Debuting on Nickelodeon in 2003, "My Life as a Teenage Robot" follows the escapades of Jenny, a super-powered robot with a super sensitive teenage heart. Her primary function is protecting ... See full summary »
It's no argument, that they don't make cartoons like they used to. And no, Making Fiends is not like the "good old days", but that's just it. The charm in Making Fiends is that it embraces everything good about modern cartoons, and that has a look & feel, humor, and wit that is all it's own.
The show takes place in Clamburg, a town taken over by a green girl named Vendetta who can make fiends: monsters who keep the town of Clamburg in fear. When an endlessly cheerful blue girl comes to town, chaos ensues. Vendetta wants to destroy her with fiends, but Charlotte just wants to play. Yippee!
The first great noteworthy thing is that it is well written. No matter how beautiful the character design and humorous the actors (both of which, by the way, are present in this cartoon), nothing beats good writing. No wasted lines, no tasteless jokes. Nothing is ever trying too hard to be funny. Ever. And while the show will never be deep and emotional (in any obvious way, at least), it still finds its niche as a very unique comedy.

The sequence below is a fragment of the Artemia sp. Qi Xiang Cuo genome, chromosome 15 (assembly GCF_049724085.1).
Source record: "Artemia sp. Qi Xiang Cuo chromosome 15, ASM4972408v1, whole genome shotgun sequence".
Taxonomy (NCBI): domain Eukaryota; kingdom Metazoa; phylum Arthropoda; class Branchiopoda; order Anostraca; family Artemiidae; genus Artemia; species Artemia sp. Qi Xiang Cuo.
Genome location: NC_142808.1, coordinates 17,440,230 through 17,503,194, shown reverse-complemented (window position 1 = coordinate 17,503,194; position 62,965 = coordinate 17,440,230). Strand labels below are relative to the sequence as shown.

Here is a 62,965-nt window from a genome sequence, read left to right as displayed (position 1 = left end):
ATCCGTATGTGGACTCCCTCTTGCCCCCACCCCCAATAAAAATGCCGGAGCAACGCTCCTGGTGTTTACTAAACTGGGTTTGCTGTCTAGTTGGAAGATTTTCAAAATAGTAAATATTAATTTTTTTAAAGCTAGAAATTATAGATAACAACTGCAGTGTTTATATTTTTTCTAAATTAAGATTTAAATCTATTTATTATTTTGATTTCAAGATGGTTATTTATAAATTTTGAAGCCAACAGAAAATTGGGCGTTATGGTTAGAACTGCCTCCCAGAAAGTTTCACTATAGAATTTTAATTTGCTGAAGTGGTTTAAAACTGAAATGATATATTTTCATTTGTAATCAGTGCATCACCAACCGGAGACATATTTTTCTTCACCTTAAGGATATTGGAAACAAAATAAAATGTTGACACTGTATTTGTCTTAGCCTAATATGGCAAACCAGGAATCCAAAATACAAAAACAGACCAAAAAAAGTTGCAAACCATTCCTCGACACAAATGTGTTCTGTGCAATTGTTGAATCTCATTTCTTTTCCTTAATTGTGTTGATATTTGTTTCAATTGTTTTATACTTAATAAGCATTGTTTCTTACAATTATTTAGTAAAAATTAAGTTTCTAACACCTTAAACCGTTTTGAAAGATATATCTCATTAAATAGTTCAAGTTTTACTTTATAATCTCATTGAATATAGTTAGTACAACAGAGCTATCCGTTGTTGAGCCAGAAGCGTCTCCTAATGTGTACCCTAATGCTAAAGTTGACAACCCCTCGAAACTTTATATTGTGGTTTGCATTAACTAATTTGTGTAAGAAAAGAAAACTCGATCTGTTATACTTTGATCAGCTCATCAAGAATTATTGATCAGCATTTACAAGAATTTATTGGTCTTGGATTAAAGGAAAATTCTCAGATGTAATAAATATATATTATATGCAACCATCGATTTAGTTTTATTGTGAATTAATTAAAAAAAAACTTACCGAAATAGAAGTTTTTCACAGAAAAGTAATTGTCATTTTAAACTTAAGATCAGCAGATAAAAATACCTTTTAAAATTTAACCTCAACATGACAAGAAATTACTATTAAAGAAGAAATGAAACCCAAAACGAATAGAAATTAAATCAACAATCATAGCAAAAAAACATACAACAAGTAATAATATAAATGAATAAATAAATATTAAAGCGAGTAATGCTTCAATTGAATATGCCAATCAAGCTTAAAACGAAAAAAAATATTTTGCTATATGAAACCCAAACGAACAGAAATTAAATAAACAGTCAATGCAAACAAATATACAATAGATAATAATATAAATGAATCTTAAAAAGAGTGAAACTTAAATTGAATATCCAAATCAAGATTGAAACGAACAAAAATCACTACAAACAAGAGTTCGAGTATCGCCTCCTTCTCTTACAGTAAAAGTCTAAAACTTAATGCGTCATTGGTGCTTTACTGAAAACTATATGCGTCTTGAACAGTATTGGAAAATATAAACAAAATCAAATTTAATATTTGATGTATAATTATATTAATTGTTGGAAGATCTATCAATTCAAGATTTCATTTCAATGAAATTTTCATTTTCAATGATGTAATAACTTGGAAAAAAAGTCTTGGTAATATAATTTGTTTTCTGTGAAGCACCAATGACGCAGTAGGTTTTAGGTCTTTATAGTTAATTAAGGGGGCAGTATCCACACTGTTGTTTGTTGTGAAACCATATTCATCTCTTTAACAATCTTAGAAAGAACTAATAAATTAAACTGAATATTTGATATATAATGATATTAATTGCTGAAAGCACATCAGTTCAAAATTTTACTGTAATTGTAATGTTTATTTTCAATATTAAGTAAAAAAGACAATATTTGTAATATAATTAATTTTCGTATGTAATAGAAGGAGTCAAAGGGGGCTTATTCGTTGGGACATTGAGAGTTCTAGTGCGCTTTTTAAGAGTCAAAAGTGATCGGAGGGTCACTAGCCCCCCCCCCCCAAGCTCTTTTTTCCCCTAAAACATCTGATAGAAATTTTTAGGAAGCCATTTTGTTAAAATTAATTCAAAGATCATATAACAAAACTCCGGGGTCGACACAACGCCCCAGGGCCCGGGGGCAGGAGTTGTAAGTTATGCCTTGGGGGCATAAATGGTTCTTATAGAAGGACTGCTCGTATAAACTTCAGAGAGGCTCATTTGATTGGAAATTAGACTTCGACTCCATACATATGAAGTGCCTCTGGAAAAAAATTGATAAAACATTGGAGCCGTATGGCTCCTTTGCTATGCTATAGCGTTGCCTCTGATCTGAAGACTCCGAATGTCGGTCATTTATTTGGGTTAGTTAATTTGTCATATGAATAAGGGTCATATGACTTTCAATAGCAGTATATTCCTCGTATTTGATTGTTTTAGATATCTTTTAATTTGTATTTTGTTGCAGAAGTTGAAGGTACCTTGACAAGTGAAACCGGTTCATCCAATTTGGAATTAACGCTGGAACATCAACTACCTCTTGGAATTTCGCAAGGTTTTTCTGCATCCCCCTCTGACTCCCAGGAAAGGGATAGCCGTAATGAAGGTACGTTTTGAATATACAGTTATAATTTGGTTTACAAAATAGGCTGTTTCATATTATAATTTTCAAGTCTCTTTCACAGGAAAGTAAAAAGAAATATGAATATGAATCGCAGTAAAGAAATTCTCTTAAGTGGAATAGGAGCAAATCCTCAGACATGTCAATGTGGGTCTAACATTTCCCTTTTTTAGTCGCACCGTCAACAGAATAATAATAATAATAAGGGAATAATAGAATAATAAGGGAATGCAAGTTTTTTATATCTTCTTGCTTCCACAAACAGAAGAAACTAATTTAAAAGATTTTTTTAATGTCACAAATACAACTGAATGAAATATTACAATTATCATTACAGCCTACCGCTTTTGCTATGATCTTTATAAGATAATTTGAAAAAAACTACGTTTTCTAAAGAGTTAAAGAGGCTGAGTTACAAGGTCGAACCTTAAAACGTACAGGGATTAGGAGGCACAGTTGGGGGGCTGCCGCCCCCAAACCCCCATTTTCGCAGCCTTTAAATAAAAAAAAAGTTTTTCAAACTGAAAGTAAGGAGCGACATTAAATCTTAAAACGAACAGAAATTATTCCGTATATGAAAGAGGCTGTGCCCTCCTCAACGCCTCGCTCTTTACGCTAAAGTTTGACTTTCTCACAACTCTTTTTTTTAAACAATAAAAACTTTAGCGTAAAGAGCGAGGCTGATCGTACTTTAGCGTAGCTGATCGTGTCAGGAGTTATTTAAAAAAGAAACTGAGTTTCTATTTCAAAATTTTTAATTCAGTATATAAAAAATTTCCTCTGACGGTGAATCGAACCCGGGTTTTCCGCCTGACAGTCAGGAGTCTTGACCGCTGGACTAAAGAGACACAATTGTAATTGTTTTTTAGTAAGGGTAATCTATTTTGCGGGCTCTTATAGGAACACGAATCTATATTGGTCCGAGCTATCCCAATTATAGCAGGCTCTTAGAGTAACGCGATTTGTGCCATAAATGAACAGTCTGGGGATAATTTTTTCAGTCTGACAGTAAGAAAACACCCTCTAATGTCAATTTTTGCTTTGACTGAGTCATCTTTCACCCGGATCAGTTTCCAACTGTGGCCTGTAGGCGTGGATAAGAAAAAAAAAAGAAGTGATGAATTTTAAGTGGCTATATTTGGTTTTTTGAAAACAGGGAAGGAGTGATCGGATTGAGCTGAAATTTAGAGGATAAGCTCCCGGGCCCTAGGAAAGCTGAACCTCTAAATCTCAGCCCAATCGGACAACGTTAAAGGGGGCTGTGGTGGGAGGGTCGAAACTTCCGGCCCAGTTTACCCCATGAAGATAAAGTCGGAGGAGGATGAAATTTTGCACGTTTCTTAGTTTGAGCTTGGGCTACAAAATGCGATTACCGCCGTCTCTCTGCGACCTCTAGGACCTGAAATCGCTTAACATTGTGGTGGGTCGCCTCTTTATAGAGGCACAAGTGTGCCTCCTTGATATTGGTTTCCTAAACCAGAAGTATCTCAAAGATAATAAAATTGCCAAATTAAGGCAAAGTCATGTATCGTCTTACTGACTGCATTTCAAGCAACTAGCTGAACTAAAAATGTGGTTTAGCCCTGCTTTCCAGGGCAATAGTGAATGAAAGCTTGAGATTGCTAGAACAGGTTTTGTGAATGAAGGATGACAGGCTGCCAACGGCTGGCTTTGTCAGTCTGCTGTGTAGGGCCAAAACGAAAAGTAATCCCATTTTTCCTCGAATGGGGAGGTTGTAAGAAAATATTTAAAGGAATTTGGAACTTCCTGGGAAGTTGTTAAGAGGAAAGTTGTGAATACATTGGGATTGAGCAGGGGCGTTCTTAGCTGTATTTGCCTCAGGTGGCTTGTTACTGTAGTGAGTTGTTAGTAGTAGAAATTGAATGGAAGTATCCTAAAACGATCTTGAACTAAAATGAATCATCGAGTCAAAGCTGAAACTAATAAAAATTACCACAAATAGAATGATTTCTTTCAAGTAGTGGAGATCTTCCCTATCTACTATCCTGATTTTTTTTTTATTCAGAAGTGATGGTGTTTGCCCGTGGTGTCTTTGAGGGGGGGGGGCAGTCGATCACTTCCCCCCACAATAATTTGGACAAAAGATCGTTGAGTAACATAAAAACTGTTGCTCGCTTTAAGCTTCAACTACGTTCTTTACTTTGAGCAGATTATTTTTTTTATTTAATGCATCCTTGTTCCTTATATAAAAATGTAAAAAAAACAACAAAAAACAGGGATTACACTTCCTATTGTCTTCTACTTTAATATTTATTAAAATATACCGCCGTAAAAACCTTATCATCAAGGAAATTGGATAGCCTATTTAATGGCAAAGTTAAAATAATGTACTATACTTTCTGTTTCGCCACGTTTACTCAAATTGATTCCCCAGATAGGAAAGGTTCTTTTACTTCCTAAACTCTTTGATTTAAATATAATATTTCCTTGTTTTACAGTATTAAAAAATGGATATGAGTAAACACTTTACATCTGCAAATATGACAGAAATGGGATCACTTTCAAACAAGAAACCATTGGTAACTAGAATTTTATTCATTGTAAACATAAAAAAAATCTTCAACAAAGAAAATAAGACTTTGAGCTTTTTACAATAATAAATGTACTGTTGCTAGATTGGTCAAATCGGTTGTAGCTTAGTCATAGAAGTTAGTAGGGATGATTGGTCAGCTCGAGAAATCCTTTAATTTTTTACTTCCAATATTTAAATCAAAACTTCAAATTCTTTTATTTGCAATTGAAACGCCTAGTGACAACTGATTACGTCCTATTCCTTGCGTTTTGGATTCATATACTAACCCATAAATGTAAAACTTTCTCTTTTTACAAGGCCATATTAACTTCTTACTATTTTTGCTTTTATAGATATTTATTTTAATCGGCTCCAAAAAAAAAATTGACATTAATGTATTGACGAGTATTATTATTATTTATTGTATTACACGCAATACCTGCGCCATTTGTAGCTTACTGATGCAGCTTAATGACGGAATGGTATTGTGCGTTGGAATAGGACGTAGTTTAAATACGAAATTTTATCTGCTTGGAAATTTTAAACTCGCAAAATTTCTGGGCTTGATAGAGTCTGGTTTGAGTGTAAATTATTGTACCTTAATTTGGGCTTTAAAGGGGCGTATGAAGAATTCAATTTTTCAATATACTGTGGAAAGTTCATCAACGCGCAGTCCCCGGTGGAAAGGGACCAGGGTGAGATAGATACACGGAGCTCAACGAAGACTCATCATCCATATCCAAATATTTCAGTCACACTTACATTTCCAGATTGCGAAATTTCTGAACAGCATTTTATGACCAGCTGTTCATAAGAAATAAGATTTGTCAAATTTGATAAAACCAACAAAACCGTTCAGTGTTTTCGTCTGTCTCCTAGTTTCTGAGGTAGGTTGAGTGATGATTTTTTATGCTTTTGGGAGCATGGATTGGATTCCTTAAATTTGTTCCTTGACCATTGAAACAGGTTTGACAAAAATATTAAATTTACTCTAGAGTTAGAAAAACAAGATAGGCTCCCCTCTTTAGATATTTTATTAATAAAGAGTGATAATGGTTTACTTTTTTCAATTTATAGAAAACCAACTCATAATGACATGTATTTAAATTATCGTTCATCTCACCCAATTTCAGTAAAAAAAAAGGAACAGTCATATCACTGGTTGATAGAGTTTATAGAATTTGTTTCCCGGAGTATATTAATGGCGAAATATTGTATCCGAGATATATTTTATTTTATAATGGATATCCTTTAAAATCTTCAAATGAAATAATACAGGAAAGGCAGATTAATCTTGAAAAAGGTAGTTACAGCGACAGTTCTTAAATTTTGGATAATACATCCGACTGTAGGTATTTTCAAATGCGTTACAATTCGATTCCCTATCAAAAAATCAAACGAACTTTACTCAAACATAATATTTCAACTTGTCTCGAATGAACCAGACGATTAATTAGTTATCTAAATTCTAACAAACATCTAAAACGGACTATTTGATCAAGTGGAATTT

From its humble beginnings as a small web cartoon by Amy Winfrey (makingfiends.com), this show has really transformed. It still keeps its original charm with its clever songs and characters, and the same voice actors and core crew from the original cartoons. Each of the characters are fantastic: the happy-go-lucky Charlotte, the cynical Vendetta, the timid Mr. Milk, and more. All of the elements of a good show are present here. Not every single episode is perfect, and the show is not always a 100 percent sure shot, but boy, is it close. If it continues, it can only get better.
All I can ask is that Nickelodeon doesn't decide to pull the plug on the show, and if they're feeling ambitious, they can even promote it more. We will never see a show like this again, and good cartoons have become far and few between. So get off your bums and spread the word: good and new CAN co-exist in a cartooneven if such spectacles only appear every once in a little blue girl.
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